Its too late in my life for compensation to do anything worth while…how can you pay someone and replace what has been taken?
But interestingly-to stand up to the man and say “you got to hear me” makes you feel a little more confident about yourself….whew,if you’d have told me five years ago-ten years ago?? I have said thats a dream. Now it feels like a dream…
If the judge see’s it my way it will be favorable to all of us-because it will pave the way for others to start the process for themselves….it will say we can fight against the way we were violated-against those who violated us.
I gave in a long time ago…but this time I’m not going to give up.
We need to change the way its done….we need someone sensitive and special to seek the way justice starts….no more gunny’s.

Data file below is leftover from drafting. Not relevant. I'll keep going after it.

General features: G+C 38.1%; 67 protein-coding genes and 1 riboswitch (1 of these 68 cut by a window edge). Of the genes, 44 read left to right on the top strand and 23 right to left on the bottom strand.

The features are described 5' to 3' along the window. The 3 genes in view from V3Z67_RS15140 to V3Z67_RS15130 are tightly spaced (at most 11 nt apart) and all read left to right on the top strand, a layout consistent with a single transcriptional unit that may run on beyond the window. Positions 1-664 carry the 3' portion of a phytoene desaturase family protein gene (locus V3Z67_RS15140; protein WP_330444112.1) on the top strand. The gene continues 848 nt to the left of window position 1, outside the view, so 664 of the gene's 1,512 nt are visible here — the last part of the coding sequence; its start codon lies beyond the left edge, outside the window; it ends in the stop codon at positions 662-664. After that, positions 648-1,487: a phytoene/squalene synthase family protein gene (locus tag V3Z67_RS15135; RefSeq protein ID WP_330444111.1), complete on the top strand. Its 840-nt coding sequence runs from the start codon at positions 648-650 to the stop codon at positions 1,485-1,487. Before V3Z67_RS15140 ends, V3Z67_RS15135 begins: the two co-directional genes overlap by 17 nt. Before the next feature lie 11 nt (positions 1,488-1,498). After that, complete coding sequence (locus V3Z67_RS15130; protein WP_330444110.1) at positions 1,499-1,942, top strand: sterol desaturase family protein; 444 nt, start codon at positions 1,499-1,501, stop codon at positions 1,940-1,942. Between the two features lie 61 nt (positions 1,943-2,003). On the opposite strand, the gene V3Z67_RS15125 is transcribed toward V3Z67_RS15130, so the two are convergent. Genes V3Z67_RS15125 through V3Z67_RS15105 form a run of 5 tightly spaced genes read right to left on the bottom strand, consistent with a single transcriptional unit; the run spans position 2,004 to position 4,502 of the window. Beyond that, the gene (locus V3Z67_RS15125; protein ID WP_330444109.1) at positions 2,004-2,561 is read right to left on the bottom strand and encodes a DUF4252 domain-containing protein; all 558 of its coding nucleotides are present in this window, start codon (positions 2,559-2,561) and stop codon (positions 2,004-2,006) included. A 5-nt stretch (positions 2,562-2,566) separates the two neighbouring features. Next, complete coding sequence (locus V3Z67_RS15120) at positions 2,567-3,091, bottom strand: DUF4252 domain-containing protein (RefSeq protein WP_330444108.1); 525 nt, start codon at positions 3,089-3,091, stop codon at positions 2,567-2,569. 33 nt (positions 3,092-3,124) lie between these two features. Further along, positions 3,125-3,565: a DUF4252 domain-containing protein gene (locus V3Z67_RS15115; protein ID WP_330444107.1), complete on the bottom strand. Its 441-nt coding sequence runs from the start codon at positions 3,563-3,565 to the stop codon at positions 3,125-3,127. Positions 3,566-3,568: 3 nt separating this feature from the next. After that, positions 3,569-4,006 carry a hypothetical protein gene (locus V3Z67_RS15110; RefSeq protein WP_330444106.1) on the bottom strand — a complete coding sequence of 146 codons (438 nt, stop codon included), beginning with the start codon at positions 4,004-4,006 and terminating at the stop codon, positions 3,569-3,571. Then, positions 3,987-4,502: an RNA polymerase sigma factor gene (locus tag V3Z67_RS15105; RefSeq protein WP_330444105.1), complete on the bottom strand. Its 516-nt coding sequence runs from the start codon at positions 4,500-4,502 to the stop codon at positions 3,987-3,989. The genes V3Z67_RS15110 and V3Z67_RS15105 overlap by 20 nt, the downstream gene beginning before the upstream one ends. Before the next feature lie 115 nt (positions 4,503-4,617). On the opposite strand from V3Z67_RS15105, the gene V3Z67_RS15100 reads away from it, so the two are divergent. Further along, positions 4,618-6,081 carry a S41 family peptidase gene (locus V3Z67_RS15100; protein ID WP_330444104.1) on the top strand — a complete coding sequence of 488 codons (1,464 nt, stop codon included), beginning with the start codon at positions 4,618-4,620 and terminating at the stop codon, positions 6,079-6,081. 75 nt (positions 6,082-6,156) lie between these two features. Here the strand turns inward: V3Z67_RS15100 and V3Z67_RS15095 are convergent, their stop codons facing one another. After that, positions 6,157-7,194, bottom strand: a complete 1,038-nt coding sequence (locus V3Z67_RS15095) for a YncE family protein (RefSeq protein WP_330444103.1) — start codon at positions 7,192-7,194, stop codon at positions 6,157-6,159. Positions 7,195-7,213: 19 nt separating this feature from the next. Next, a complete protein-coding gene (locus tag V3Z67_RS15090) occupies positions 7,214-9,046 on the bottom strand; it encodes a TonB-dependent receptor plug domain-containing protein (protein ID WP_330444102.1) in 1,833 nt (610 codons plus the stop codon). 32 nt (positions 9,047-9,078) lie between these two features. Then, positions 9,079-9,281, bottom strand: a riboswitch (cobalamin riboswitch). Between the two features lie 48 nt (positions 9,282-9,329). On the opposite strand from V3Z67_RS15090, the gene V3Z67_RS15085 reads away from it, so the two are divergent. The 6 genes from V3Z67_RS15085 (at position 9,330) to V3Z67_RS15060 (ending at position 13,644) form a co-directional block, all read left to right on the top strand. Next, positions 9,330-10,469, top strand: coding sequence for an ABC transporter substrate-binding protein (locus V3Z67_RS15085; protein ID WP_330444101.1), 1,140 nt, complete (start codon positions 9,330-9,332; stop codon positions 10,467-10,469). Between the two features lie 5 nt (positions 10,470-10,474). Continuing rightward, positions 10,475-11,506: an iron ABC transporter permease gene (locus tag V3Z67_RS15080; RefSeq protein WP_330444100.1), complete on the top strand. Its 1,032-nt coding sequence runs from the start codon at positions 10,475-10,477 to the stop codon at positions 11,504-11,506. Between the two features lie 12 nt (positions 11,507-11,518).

If we win this we will be boosted into another level of how to find the way to make a change for the countless other veterans that deserve confidential support to lead the way…we need to do this!

the USS Vulcan and Alice’s Restaurant…

November 20, 2007


Originally uploaded by jayfherron

It’s not difficult to look at back at the late 1960’s and realize there were some hard times going on. The civil rights of many Americans were crimped and controled – the Viet Nam war was prominant in most every American home-and the hippie movement was digging in its heels and getting the attention of the entire world.

I was stationed on the USS Vulcan in the fall of 1969. I was 18 years old and life was a new page on the boat and in the military. It was my first ‘holiday’ away from my family-and I guess that added to the mystic sense of being adult,or just sprouting wings of one.
We were raised in those days to really revere the holidays-Christmas ( crixmix ) still meant something and began the day after Thanksgiving instead of the day after school starts like it does now.